It’s time they were wound up. Get the Tories out, and private industry out of state education.

From 2012: Private Eye on Government Officials Joining Companies to Privatise Schools

April 11, 2014

Commend him for announcing the Savile investigation

Michael Gove considering which other schools to wreck through privatisation.

This is from Private Eye’s issue for the 30th November – 13 December 2012.

Revolving Doors

Back to School

The revolving door that propels education officials into the trusts and companies lobbying for government cash to run schools is hastening the move of education away from the control of local education authorities (LEAs) towards that of unelected private organisations.

Earlier this year John Coles, former director-general of the Department for Education’s Standards Directorate, became chief executive of the United Learning Trust, the UK’s largest academy chain with 31 schools. Though the rules say Coles cannot lobby government until December next year, there is no real mechanism to enforce the ban.

In September, Miriam Rosen, former chief inspector of schools, became a consultant to ARK Schools, which operates 18 academies and aims to bring hedge fund values to education. ARK stands for Absolute Return for Kids – “absolute return” being a hedge fund phrase about making returns (profits) even when an economy is going down the pan. ARK also employs Tony Blair’s former aide, Sally Morgan.

David Cameron’s former special adviser James O’Shaughnessy is in the academy business now too. In January he left the prime minister and became group strategy director of his old public school, Wellington College, which sponsors a state academy, Wiltshire’s Wellington Academy. O’Shaughnessy recently argued in a pamphlet for the policy Exchange thinktank that only academies can change the “scandal” of “coasting” schools which only achieve “satisfactory” grades rather than “good” or “excellent” marks. Wellington Academy’s most recent Ofsted grade was, er, “satisfactory”.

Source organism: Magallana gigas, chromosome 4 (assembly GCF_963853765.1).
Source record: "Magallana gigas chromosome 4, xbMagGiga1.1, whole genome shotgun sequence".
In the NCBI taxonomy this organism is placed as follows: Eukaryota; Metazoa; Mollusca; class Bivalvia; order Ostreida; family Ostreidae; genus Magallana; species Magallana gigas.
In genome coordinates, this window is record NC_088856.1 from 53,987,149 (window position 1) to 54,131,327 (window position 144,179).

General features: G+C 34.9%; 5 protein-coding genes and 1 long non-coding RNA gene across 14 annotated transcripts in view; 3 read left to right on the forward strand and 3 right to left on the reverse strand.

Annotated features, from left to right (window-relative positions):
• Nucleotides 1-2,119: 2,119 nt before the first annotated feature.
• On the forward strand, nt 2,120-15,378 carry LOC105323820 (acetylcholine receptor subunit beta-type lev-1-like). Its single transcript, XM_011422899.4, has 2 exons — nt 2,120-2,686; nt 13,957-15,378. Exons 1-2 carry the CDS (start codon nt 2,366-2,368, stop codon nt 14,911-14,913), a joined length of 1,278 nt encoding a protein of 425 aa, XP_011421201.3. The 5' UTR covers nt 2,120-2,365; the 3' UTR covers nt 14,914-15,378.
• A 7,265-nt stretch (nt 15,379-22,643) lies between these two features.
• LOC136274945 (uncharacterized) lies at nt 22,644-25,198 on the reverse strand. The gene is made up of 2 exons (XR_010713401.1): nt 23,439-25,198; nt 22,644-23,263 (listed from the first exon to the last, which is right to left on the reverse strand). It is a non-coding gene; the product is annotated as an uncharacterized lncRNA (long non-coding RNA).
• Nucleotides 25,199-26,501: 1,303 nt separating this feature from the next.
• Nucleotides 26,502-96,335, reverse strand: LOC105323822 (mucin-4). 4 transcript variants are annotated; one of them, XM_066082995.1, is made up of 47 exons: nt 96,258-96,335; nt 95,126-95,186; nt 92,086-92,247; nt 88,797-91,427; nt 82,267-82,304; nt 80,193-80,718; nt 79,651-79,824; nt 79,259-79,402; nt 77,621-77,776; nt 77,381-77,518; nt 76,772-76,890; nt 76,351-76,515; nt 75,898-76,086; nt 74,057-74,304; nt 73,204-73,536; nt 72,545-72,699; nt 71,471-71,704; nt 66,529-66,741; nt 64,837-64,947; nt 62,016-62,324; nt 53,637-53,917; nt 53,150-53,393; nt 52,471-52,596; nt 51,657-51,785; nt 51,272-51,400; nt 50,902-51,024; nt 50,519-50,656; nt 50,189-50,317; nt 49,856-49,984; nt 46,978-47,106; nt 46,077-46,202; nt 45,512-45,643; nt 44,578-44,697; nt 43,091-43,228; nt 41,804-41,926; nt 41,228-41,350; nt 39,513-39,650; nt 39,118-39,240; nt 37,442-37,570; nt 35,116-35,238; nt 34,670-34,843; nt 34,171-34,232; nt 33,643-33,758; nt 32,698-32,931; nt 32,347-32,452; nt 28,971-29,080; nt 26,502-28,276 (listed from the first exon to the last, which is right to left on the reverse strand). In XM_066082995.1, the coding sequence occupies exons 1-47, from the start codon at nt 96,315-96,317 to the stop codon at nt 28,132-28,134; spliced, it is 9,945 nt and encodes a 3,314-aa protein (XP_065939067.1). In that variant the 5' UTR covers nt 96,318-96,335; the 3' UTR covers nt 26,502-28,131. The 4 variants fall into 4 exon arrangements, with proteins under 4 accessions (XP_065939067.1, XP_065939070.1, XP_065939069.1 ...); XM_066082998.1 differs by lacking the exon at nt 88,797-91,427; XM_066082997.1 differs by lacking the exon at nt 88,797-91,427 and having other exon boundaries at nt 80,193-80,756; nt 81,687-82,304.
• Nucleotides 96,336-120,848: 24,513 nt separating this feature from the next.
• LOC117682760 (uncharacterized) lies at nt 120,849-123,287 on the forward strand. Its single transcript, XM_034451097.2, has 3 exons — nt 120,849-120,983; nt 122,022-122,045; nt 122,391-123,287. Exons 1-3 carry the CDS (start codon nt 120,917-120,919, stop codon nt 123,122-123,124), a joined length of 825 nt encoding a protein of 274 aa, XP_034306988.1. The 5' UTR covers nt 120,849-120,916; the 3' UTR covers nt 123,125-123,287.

Currently only non-profit organisations like United Learning, Ark and Wellington can run chains of academy schools. But O’Shaughnessy’s pamphlet proposed bringing profit-making firms into state schools too. He argued that the charitable trusts can’t cope with the thousands of schools education secretary Michael Gove has “freed” from LEAs to become academies; and that academy chains in partnership with non-profit groups. This could be good news for O’Shaughnessy who has set up a firm, Mayforth Consulting, to act as an “educational entrepreneur”.

It could also help the biggest pro-academy voice of all, former Labour education minister Lo0rd Adonis, whose pro-academy stance is widely admired by the current government. Adonis is employed as an adviser by schools firm GEMS. Because GEMs is profit-making, it cannot run academies in the UK; and Adonis says his work for GEMS is “international only”. But under O’Shaughnessy’s plan, firms like GEMS could get into the British academy business after all.

This report shows the institutional corruption, which sees ministers, government officials and senior civil servants join the companies they are supposed to be supervising and regulating, to demand even more state functions should be privatised and handed over to those same companies. This was the ‘sleaze’ surrounding John Major’s administration, and it has continued through subsequent governments into David Cameron’s. The article clearly demonstrates how many ministers and education companies are actively campaigning for our schools to be privatised, just as David Cameron’s party is full of ministers, who stand to benefit from his desire to privatise the health service, including Iain Duncan Smith. As for the companies themselves, their record of providing education in schools is poor. A month ago the government issued a list of 30 academy chains which were banned from acquiring any more schools because of their poor performance. Education should not be in the hands of private companies, and should remain firmly part of the state sector.